People want cheaper food, cheaper oil, cheaper shoes, cheaper cell phones, cheaper medicines, and so on. This is a perfectly rationale human behavior. But there are certain irrational interventions often done by governments, which make commodities expensive, which results in expensive food, expensive oil, expensive medicines, and so on. Two of such ugly interventions are multiple taxes and trade protectionism.
Medicines in the Philippines are immediately slapped at least with 5 percent import tax and 12 percent value added tax (VAT). Companies that import, manufacture, distribute, and retail medicines are slapped with 35 percent corporate income tax each, 12 percent VAT on office rentals, plus a host of other taxes and fees. The reduction if not abolition of certain taxes that make medicines more expensive is surprisingly among the things that were never considered by the legislators who wanted cheaper medicines. The legislators with bleeding heart concern for the poor patients were too tax-hungry to spare medicines from high and multiple taxes and fees.
More than a month ago, I emailed Sen. Mar Roxas, the chief author of the Senate version. I admired his keen interest in reducing or abolishing the taxes on petroleum products for “cheaper oil”, and asked why he can’t be equally keen in demanding for the reduction or abolition of taxes on drugs for “cheaper medicines”. I never got a reply from him.
The second ugly government intervention is trade protectionism. The 5 percent import tax is one proof of such protectionism. If we want cheaper medicines, we should have free trade – zero tariff and non-tariff barriers – and allow plenty of reliable pharmaceutical companies to come into the country. They will bring their medicines from Europe, US, Singapore, India, Pakistan, and other countries, and let them compete among themselves. But dismantling of trade protectionism in medicines was not considered in the medicines bill. What was put in the new “Cheaper and Quality Medicines Act of 2008” was the institutionalization of parallel importation.
Parallel importation looks cute: the same medicines of the same dosage made by the same pharmaceutical company currently under patent in the Philippines are sold at only one-half, one-fourth, or even lower price, in India, Pakistan, China, or elsewhere. So, import those medicines even without the permission of the IP owner or patent holder and sell them here. Filipino patients get cheaper medicines, importers make money, the State collects taxes, and there is no IPR infringement done on local patent holders. Everybody happy, except the multinational pharmaceutical companies who are demonized to have made “enormous profit” as a result of their monopoly of their medical invention and innovation.
Parallel importation is not equivalent to free trade. The former is allowing non-patent holders and “copycat-ers” to import medicines that are locally-patented without the permission of the local patentees. Free trade is allowing plenty of medicine manufacturers, especially medicine innovators, who are patent holders to bring in their innovative and patented medicines and products, and they compete among each other here both in quality and price.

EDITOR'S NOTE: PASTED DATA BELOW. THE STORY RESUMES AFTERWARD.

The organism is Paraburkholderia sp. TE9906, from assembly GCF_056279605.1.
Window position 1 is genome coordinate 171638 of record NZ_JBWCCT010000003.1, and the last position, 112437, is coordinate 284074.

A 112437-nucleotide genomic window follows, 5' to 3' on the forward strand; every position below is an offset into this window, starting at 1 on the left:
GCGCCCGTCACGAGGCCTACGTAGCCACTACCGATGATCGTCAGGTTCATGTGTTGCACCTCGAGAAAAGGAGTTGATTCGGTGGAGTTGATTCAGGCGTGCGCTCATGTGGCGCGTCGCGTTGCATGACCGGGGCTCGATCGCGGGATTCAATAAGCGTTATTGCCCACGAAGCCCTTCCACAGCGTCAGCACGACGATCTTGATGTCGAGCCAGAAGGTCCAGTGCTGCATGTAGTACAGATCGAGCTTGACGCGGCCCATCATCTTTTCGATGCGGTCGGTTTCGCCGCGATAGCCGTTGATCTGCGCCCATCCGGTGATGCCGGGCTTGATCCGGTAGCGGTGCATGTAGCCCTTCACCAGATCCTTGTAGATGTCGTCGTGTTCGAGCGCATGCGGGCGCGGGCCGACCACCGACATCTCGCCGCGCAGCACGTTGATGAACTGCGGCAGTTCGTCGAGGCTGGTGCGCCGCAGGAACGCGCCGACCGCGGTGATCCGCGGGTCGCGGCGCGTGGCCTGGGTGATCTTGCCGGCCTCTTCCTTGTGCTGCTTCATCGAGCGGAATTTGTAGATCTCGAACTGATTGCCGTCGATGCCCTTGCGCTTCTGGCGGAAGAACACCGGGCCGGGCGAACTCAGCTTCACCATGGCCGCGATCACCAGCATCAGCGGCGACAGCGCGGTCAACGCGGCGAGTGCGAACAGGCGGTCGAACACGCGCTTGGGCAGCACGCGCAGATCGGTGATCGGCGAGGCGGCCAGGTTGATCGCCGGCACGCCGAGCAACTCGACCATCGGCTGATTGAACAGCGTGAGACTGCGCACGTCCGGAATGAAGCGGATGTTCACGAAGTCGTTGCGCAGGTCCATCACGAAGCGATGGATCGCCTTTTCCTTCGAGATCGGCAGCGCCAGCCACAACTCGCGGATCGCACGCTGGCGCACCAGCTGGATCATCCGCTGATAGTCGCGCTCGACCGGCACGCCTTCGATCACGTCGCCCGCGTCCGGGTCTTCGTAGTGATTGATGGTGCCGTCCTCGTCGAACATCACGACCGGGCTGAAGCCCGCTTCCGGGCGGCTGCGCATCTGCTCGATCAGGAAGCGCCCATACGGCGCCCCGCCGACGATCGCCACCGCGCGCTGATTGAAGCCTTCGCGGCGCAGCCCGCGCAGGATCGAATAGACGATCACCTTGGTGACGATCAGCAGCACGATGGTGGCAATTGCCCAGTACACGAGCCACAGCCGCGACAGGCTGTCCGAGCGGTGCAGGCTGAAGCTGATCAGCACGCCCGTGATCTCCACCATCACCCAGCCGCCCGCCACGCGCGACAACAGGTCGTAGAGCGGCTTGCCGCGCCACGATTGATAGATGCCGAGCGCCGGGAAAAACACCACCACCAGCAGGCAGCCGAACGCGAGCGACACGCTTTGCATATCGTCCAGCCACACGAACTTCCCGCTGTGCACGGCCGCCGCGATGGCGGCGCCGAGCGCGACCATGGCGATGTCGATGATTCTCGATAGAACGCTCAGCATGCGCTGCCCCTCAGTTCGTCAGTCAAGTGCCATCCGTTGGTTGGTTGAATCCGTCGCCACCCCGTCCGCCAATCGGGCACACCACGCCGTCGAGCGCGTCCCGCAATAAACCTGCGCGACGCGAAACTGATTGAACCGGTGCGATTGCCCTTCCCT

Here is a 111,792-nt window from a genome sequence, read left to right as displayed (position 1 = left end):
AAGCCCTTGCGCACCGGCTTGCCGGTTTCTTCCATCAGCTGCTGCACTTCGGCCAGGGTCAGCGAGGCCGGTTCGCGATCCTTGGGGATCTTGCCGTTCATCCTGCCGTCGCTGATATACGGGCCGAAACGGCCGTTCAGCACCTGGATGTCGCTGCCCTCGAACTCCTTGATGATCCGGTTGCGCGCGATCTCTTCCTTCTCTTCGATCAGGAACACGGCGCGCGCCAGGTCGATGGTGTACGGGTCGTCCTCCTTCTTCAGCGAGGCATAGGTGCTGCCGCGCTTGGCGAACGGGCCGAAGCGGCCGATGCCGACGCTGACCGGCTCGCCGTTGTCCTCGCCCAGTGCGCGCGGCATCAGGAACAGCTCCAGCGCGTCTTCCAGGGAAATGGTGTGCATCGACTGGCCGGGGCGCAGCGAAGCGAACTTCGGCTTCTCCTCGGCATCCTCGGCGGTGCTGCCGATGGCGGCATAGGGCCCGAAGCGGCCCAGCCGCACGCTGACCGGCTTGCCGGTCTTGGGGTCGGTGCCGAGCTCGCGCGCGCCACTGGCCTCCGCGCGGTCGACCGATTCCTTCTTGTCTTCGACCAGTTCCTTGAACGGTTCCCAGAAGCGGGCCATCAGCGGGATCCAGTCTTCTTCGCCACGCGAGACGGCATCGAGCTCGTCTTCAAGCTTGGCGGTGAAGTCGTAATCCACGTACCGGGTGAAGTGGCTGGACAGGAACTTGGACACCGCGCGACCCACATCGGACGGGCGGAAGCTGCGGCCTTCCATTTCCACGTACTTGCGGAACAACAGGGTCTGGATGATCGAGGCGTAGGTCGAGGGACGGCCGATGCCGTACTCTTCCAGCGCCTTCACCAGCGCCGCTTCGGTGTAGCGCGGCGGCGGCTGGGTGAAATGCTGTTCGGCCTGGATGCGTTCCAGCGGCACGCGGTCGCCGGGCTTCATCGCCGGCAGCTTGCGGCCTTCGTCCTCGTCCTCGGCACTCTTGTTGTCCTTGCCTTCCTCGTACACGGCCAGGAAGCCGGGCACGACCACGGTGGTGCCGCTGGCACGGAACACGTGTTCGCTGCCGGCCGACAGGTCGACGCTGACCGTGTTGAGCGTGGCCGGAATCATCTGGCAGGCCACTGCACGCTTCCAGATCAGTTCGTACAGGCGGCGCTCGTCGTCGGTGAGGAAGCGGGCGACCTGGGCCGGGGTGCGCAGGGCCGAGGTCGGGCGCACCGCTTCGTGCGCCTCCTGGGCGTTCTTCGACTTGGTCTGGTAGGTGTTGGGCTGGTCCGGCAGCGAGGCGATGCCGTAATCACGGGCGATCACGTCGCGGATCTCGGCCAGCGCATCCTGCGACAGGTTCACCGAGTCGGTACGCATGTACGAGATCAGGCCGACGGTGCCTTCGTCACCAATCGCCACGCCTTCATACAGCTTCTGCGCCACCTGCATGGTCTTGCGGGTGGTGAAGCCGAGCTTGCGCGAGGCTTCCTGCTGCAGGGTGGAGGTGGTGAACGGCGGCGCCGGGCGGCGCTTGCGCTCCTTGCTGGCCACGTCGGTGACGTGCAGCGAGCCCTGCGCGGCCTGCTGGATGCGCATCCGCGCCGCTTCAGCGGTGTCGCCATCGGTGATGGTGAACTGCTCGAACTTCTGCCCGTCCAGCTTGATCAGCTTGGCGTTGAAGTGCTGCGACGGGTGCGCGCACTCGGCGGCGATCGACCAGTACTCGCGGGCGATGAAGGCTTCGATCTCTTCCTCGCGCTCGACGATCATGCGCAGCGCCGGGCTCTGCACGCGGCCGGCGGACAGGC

Under parallel importation, the State can practice double standards: it creates bureaucracies, and collects taxes and fees to domestic-based pharmaceutical companies that applied for patent and IPR, then turn its back and disrespect the same patent that it granted by allowing parallel imports, then further collect taxes and fees from importers and retailers.
On the other hand, free trade has only one goal: give consumers more choices. The State need not practice double standards to achieve this. If it wants to implement the patent system and protect IPR, then all importers should be patent holders. If there are not enough patent holders and local players, then allow more players from more countries to come in. And they will come in if there is enough profit to make, meaning operational costs – like taxes, regulatory fees, and other compliance costs – are low and simple to follow.
Competition, not bureaucratic regulation, is the best disciplinarian among producers and sellers. Customers can mark those who sell expensive products relative to their quality, those who sell bad quality products, especially unsafe and fatal products in the case of counterfeit medicines. Sellers and providers would naturally aspire to sell only good quality and safe products, even if some of those goods have to be sold at higher prices, and gain customer support and patronage.
The key is to encourage the entry of more innovators who will be directly accountable should the medicines they brought in would turn out to be ineffective and unsafe. Parallel importers may not be accountable when they – intentionally or unintentionally – bring in counterfeit drugs because they are not necessarily the ones who manufactured those medicines. Or if they mishandled or misstored the products which may adversely affect the effectiveness and safety of such drugs. Or if they mislabeled after re-packaging those medicines bought in bulk from abroad.
Medicine innovation should be encouraged to come in if we want newer, more effective medicines, to fight evolving diseases in our evolving communities and evolving environment. Innovative medicines are not cheap, with an average industry cost of around US$1 billion just to develop one good medicine. Copycat medicines are always cheap because the “copycat-ers” never spent a single centavo on medical research and development; they only have to spend on glitzy marketing strategies and sales people.
Free Trade 6: Counterfeit Drugs Worldwide, December 21, 2007
Free Trade 7: Class War, Eco-protectionism and Climate, April 02, 2008
Free Trade 8: Global RIce Price, May 13, 2008